From €21.40, probably £24.99
Mediterranean Mountain Wine, says this atmospheric, rather Cloudy Bay-like label. (You can see the landscape responsible for it on the left.) Talk about ticking all the boxes…
But there is very much more to this wine than its label. What really caught my attention was the liquid itself. And that was before I realised it is made from a field blend consisting mainly of the rare Málaga dark-skinned grape Romé, a speciality of the Axarquia region east of Málaga where this wine was grown. Some wine lovers may already be familiar with the Ariyanas red blend from Bodegas Bentomiz made there, but this is a particularly accomplished, sophisticated dry red. The majority of the rest of the blend is local Garnacha but there are also tiny amounts of other local grape specialities such as Jaén Tinto and Moscatel.
Sedella, named after the community of 400 people where it is made, is the creation of Lauren Rosillo, who began making wine in 1997 as assistant to Michel Poudou. I initially met Poudou as a Languedoc neighbour before he went off to establish the Finca Elez estate in Albacete south east of Madrid for actor Manuel Manzaneque, based on international grape varieties (and varietals). More recently Rosillo's day job has been as technical director of the Martinez Bujanda group (comprising Finca Valpiedra, Finca Antigua, Montepedroso, Viña Bujanda and infinitus) as well as advising the Txacoli winery K5 Arguiñano. But this Andalucian project, begun in 2006, is his own pet project with its own small but stylish winery, designed by architect Paco Varela, just completed.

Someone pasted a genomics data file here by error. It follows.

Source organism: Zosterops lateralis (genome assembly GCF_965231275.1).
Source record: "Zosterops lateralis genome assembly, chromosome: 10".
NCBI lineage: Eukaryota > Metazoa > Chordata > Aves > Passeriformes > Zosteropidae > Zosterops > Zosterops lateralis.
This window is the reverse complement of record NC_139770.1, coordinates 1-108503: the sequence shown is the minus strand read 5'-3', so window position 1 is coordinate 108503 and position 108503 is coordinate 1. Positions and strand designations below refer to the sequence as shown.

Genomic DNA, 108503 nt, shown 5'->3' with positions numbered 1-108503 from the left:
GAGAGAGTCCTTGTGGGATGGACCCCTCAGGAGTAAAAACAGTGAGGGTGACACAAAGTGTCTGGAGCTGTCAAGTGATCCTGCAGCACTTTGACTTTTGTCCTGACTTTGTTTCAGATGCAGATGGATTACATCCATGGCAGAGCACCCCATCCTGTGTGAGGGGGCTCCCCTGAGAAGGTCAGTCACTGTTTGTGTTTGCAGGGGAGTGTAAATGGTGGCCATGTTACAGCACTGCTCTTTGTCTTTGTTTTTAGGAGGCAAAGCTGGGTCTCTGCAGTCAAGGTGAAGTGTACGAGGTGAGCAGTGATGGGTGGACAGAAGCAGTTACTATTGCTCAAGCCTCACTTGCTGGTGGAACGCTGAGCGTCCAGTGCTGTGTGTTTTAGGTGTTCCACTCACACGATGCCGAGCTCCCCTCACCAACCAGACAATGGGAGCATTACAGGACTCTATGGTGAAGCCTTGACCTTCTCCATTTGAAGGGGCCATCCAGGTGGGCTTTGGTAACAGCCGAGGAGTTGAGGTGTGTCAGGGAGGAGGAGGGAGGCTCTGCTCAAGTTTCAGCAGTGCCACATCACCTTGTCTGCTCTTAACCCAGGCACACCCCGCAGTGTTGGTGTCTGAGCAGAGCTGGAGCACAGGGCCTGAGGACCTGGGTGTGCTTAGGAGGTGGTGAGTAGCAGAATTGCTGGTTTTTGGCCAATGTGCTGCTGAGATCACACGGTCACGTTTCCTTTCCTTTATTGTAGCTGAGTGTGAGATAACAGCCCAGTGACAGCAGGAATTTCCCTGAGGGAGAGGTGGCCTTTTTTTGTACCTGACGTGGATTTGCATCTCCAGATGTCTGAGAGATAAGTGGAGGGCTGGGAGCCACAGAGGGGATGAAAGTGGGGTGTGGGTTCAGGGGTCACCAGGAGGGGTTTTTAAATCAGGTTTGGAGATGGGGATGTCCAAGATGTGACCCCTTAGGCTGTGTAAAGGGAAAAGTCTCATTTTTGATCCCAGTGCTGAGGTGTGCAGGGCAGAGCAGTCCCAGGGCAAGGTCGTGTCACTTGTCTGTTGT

The vineyard, 2,460 feet above the nearby Mediterranean, is 73 years old and is only 2.5 hectares, 'rooted in historical steep slopes of slate', according to Rosillo. The national park of Sierra de Tejeda helps to maintain the local eco-system. Rosillo, who was at the recent RAW wine fair in London, goes the whole hog with ancient ploughs pulled by 'draft animals' (called Antonio and Rafael, according to www.sedellavinos.com – pictures, please!).
Luis Gutiérrez wrote an informative Standalone tasting note on the 2008 and I was even more enthusiastic about the 2010, which seems to have admirably cool purity – perhaps because of the slate. Although this confidently fruity wine is aged in new French oak, there is no whiff of oak, just lovely scents in the liquorice/camphor/pine forest spectrum. There are fine tannins and a distinctly 'mineral' finish with quite enough acidity to keep it fresh and going strong for the next four or five years. Just 13.5% alcohol, this dry wine has nothing to do with the equally delightful sweet wines that have been produced on the hills behind Málaga by the likes of Telmo Rodriguez and Jorge Ordoñez. I retasted it last night, more than a week after sampling the bottle, and it was still thrilling. Really fine and firm.
The wine is sold by Vinissimud and Lavinia in Spain and you can also buy it online direct from the bodega at €21.40 a bottle. David Motion of The Winery in London W9 intends to ship it and expects to have it in store in September at £24.99 provided exchange rates don't fluctuate too much.